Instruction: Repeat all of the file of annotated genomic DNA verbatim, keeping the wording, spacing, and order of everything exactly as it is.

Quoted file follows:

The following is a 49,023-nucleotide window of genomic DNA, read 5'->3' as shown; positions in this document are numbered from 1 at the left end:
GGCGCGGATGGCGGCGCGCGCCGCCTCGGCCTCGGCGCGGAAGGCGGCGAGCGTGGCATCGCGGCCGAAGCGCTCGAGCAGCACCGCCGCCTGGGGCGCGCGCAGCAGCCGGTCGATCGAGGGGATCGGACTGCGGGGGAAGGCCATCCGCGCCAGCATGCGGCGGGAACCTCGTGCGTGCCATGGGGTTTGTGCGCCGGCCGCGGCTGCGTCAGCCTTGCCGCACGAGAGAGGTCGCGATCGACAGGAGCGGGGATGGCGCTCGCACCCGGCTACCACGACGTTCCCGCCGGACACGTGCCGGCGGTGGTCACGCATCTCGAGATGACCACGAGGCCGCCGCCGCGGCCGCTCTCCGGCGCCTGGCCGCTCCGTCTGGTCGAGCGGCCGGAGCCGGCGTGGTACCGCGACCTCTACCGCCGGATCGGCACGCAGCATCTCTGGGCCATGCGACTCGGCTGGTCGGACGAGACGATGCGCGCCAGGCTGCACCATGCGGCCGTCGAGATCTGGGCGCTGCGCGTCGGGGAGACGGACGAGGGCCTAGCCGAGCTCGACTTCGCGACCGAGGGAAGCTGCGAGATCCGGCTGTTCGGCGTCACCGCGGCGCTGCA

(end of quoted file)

The following is a 49,023-nucleotide window of genomic DNA, read 5'->3' as shown; positions in this document are numbered from 1 at the left end:
GGCGCGGATGGCGGCGCGCGCCGCCTCGGCCTCGGCGCGGAAGGCGGCGAGCGTGGCATCGCGGCCGAAGCGCTCGAGCAGCACCGCCGCCTGGGGCGCGCGCAGCAGCCGGTCGATCGAGGGGATCGGACTGCGGGGGAAGGCCATCCGCGCCAGCATGCGGCGGGAACCTCGTGCGTGCCATGGGGTTTGTGCGCCGGCCGCGGCTGCGTCAGCCTTGCCGCACGAGAGAGGTCGCGATCGACAGGAGCGGGGATGGCGCTCGCACCCGGCTACCACGACGTTCCCGCCGGACACGTGCCGGCGGTGGTCACGCATCTCGAGATGACCACGAGGCCGCCGCCGCGGCCGCTCTCCGGCGCCTGGCCGCTCCGTCTGGTCGAGCGGCCGGAGCCGGCGTGGTACCGCGACCTCTACCGCCGGATCGGCACGCAGCATCTCTGGGCCATGCGACTCGGCTGGTCGGACGAGACGATGCGCGCCAGGCTGCACCATGCGGCCGTCGAGATCTGGGCGCTGCGCGTCGGGGAGACGGACGAGGGCCTAGCCGAGCTCGACTTCGCGACCGAGGGAAGCTGCGAGATCCGGCTGTTCGGCGTCACCGCGGCGCTGCA